Katherine “Katie” Fox Vinberg Kashevarof was born in 1906 and raised in Unga and Unalaska, the eldest of five siblings. She survived the 1920 influenza pandemic which wiped out entire villages in Alaska, the 1942 bombing of Unalaska by the Japanese which destroyed her family home, and the resettlement of the Aluutiq peoples during and following the war, going on to become the mother of ten by birth and double that number by marriage. Her family estimates that “At last count, the descendants including grandchildren, great-grandchildren and great-great grandchildren totaled more than seventy-four.”
During 1948 through 1950, Katie owned and operated a restaurant and bakery at Unalaska called “Kate’s Kozy Kitchen.” She had some great recipes for bakery goods. Her granddaughter Crystal writes, “I put her doughnut recipe in the Chamberʼs Seldovia cookbook – try it sometime. It makes ninety doughnuts, and is delicious.”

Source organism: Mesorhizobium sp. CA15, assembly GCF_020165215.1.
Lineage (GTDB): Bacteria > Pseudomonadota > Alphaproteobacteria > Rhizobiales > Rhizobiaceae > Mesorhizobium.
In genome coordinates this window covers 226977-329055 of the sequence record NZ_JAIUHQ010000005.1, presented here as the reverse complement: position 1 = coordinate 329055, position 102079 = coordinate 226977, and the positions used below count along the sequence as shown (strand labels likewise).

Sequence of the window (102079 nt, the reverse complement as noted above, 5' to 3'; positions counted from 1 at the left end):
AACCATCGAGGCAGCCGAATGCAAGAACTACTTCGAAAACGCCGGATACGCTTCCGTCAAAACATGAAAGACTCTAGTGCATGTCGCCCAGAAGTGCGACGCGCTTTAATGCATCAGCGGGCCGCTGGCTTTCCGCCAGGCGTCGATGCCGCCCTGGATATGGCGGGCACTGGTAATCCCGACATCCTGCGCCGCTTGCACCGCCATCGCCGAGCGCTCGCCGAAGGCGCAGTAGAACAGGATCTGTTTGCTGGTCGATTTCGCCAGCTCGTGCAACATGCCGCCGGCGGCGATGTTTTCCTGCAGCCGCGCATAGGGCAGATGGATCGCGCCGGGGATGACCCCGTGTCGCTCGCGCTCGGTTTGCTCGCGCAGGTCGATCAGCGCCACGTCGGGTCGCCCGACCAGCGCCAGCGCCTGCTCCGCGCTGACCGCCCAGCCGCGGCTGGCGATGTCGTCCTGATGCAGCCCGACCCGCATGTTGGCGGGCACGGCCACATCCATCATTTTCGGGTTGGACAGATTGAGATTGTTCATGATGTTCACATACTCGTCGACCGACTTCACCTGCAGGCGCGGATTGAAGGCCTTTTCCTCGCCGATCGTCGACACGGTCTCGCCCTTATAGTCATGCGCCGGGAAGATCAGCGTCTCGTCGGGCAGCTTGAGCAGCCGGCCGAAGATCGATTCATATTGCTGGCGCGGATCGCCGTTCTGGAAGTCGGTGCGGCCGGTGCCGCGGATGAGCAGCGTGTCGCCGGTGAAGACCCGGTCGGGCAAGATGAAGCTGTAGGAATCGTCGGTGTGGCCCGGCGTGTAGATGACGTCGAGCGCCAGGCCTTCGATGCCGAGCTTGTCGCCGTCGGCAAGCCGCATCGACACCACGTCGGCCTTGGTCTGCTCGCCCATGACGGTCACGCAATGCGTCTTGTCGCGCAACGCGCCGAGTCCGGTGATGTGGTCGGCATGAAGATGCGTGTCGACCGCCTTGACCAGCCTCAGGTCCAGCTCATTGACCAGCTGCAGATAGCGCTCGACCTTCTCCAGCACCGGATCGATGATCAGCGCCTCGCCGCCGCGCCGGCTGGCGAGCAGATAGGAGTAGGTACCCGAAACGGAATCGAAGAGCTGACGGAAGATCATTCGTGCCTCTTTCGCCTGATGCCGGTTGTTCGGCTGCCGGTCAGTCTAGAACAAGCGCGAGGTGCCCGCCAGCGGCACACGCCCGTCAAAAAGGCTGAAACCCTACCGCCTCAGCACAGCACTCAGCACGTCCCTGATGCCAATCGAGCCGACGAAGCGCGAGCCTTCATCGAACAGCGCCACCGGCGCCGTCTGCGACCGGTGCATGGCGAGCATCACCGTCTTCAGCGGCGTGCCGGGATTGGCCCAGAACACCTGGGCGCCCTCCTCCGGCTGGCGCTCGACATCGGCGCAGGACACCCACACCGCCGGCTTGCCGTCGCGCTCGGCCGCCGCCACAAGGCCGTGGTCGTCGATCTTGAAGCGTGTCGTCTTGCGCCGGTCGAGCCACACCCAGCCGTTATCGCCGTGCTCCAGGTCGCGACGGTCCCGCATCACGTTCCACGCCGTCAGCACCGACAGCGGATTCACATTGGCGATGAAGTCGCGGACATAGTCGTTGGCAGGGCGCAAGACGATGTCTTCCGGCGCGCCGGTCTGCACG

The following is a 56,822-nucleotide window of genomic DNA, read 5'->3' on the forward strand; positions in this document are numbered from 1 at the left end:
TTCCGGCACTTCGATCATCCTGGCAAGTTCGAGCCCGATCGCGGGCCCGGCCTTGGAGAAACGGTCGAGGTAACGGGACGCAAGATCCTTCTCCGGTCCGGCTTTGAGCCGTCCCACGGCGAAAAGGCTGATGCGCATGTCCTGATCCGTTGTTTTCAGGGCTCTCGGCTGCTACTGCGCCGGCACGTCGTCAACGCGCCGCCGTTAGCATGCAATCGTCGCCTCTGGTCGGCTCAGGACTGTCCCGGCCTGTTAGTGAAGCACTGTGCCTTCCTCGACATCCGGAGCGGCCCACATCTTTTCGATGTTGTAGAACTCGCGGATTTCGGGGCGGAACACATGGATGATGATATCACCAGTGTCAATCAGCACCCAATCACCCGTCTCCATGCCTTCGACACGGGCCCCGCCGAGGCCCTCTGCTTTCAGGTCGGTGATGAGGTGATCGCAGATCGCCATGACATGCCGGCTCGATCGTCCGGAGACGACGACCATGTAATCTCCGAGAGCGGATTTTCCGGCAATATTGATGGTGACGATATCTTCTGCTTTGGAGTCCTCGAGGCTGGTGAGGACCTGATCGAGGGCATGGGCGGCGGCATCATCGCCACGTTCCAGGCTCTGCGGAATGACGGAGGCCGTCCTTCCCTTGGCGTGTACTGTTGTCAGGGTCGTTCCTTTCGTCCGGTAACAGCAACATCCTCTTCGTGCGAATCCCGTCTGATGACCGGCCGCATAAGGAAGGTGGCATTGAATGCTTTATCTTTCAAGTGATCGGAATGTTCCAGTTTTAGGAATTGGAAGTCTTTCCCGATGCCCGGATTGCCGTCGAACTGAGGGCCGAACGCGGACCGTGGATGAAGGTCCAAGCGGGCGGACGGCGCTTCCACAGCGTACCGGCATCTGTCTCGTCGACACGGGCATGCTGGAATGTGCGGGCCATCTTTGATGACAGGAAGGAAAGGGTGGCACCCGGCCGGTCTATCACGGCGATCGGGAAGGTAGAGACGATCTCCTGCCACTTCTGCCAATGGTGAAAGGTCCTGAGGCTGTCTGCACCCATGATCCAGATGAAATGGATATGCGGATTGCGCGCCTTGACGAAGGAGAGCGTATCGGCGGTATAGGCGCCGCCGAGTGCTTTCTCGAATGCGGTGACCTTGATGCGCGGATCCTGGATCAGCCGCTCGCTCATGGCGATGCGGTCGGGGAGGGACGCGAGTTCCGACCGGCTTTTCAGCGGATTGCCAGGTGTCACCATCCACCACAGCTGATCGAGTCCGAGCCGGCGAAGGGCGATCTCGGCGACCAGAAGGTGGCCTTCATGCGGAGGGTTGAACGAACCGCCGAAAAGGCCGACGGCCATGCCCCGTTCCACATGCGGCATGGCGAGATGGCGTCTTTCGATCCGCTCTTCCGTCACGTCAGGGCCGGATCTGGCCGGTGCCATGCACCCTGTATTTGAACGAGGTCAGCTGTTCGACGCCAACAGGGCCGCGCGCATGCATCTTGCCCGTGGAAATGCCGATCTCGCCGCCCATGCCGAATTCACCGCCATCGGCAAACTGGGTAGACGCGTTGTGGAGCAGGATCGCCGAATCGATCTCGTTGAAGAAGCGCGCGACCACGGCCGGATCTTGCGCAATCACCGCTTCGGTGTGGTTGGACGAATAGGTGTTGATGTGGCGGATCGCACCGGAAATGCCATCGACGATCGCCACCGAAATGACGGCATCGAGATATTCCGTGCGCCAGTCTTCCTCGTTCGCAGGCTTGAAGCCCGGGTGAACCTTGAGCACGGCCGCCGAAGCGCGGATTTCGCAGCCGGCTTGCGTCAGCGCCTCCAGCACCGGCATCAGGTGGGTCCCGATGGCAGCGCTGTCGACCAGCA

Katie moved to Seldovia in 1951, where the children grew up and attended school. She worked for many years for Mr. Morris and then Dick Inglima in Morris General Store. She worked also for the Sutterlin & Wendt shrimp plant, the salmon cannery, and Wakefield Seafoods crab processor in Seldovia. She enjoyed cooking, knitting and crocheting, and caring for family and grandchildren.
In 1975, local fishermen Jack Parks and Bob Ringstad named a 108-foot crab vessel for Katie, the Katie K, and Katie went to Seattle to christen it. The boatʼs owners said they hoped the “boat will be as prolific in producing crab as its namesake has been in producing children and grandchildren.”
Her family writes, “Family was very important to her, and she loved to visit and be visited by family and grandchildren. Her mind ever sharp, she could remember events from the past with ease, and loved to pass on the tales of days gone by. She is remembered with love, and will be missed.”
The sponsors of the Katie Cabin are Katherine Gottlieb, Southcentral Foundation, Carl Marrs, and the Old Harbor Native Corporation.